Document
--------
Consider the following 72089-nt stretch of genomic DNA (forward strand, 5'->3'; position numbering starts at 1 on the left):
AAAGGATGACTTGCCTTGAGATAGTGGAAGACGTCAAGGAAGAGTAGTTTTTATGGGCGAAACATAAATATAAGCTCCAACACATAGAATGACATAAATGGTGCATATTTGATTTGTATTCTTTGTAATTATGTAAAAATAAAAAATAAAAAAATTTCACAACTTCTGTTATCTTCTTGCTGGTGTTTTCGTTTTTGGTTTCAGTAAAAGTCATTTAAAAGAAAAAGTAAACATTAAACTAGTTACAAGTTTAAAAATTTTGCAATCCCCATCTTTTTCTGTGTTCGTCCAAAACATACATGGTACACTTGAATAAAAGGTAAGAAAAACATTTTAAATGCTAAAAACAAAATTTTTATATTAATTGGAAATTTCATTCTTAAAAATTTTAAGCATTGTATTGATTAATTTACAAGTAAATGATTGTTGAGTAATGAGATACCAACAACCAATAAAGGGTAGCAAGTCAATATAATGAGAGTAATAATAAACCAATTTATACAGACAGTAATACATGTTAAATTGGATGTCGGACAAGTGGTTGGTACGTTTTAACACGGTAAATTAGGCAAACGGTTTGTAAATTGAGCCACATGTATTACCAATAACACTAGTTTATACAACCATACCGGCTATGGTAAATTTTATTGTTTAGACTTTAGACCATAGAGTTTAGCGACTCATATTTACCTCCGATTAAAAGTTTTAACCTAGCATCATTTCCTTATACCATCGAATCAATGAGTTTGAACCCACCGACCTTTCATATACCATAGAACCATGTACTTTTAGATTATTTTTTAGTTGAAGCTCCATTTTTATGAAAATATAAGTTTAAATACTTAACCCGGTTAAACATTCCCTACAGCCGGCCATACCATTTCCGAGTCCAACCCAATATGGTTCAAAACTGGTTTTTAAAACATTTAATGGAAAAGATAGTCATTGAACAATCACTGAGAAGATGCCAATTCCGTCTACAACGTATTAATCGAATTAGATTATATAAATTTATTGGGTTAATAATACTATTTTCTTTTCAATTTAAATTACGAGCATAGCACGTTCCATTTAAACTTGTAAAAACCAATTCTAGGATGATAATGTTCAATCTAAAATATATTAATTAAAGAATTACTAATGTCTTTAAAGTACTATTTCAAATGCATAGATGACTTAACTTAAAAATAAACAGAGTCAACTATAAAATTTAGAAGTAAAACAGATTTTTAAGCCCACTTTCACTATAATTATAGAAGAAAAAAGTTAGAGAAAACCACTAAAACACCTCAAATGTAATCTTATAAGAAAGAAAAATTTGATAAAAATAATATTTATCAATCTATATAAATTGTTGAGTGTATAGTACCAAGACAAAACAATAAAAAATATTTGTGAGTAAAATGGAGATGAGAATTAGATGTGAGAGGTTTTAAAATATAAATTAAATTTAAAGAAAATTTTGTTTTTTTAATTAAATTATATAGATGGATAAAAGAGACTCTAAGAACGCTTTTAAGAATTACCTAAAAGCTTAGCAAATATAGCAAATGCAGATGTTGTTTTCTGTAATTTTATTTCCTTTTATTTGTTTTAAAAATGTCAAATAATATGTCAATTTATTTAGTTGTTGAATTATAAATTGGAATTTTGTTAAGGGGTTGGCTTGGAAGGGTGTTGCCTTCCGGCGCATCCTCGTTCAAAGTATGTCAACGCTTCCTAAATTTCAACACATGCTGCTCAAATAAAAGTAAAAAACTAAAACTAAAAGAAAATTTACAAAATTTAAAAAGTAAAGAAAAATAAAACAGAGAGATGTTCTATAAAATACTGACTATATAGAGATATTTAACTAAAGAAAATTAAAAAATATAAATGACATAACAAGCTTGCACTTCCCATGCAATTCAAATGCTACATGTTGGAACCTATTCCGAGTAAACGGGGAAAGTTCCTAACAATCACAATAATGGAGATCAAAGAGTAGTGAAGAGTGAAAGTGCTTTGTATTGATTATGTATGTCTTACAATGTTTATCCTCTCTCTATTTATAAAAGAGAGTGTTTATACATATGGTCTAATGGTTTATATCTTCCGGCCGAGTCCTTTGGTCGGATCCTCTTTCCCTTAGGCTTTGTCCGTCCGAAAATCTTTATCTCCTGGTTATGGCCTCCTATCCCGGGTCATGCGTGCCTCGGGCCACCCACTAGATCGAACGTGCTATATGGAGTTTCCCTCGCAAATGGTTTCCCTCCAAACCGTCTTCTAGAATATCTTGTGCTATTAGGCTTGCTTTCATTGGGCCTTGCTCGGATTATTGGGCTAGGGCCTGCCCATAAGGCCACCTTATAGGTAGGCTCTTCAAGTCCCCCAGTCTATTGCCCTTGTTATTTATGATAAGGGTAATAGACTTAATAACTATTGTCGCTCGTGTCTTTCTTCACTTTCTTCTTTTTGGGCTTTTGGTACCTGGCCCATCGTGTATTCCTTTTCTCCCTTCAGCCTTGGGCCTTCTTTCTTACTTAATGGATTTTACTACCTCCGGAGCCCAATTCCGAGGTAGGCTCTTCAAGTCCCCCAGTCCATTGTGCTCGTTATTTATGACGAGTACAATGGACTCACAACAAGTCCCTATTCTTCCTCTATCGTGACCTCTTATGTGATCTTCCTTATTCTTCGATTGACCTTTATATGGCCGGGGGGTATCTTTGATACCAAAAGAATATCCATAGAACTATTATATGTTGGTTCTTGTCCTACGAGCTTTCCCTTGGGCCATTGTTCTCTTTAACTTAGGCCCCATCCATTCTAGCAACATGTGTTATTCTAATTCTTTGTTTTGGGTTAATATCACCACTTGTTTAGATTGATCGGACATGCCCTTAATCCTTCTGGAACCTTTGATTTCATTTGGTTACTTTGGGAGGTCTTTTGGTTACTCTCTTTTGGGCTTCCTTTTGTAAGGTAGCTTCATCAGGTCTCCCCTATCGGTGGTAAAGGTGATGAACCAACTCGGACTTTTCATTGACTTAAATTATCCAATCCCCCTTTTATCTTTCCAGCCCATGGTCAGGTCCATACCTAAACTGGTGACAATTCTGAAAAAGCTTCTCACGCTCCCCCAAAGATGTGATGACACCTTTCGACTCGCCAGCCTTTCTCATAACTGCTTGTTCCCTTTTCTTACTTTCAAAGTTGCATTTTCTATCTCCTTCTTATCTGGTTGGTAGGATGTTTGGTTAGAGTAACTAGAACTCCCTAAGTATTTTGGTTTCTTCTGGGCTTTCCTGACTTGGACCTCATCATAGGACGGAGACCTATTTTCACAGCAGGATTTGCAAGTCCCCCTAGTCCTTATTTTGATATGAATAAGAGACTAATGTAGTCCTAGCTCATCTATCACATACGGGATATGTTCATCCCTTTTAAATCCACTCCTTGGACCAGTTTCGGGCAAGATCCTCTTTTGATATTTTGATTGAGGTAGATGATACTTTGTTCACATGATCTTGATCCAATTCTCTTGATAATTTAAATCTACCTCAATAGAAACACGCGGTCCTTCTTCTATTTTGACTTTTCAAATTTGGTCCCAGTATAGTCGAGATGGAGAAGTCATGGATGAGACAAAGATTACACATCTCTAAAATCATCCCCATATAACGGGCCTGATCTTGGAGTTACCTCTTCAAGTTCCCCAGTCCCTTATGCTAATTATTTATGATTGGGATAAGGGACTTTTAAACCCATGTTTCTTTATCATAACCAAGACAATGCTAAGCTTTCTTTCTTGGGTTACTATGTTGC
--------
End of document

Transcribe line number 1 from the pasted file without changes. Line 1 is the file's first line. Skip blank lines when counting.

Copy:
Consider the following 72089-nt stretch of genomic DNA (forward strand, 5'->3'; position numbering starts at 1 on the left):